Andrew Cogswell of the Bedford Institute of Oceanography submitted this entry from the R/V Atlantis.
The rosette sampling order is completed the same way each time based on the volatility of the parameter being investigated. We all play “ring around the rosette” until samples are collected. This is the torture I mentioned in Part 1. The water is below zero at some depths and really makes you question your choice of career as it cascades over your increasingly useless and painful digits. Coupled with the wind and freezing temperatures on the open deck, it can be a less than pleasant experience. Once the water has reduced your hands to frozen stumps, water sampling is complete. The water is then paraded back to the lab (just feet from the CTD for those of you on the Hudson) for sample preparation and/or storage. The torture now enters it’s second stage as feeling returns to your fingers. Joking aside, time at the rosette can be a pleasant experience. Scientists emerge bleary eyed from the lab to take samples and usually return to the lab full of energy after getting some much needed arctic air and great conversation as we make our way around the rosette.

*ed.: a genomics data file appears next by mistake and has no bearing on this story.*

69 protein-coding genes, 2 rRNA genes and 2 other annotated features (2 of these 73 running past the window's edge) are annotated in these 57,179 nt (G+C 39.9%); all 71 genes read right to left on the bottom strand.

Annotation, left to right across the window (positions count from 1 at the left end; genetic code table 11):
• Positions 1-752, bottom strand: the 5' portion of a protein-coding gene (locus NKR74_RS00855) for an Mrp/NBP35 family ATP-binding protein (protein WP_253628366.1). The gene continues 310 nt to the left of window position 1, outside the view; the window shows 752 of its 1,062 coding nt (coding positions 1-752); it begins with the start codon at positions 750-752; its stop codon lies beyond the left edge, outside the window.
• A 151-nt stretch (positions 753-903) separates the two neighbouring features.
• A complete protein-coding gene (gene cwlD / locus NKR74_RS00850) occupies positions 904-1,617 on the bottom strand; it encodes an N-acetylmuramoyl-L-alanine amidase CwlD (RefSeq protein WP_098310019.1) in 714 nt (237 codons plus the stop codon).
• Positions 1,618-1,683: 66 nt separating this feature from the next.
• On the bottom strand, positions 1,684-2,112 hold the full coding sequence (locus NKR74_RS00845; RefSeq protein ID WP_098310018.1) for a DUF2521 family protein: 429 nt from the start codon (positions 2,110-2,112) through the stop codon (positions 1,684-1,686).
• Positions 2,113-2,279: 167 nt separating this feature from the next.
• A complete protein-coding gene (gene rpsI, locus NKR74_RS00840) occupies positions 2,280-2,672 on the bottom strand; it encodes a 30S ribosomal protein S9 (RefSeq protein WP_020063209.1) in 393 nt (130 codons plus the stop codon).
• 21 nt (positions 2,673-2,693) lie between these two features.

The CTD is then cleaned and prepped for the next cast and the process repeats itself. This is not meant to be an in depth review. I’ve simplified a great deal and left out some information for the sake of brevity (OK, that did not work – sorry). It’s a messy business. Water sampling at the end of the cast get the camera lens wet, but now you know how we get the water and monitor the environment.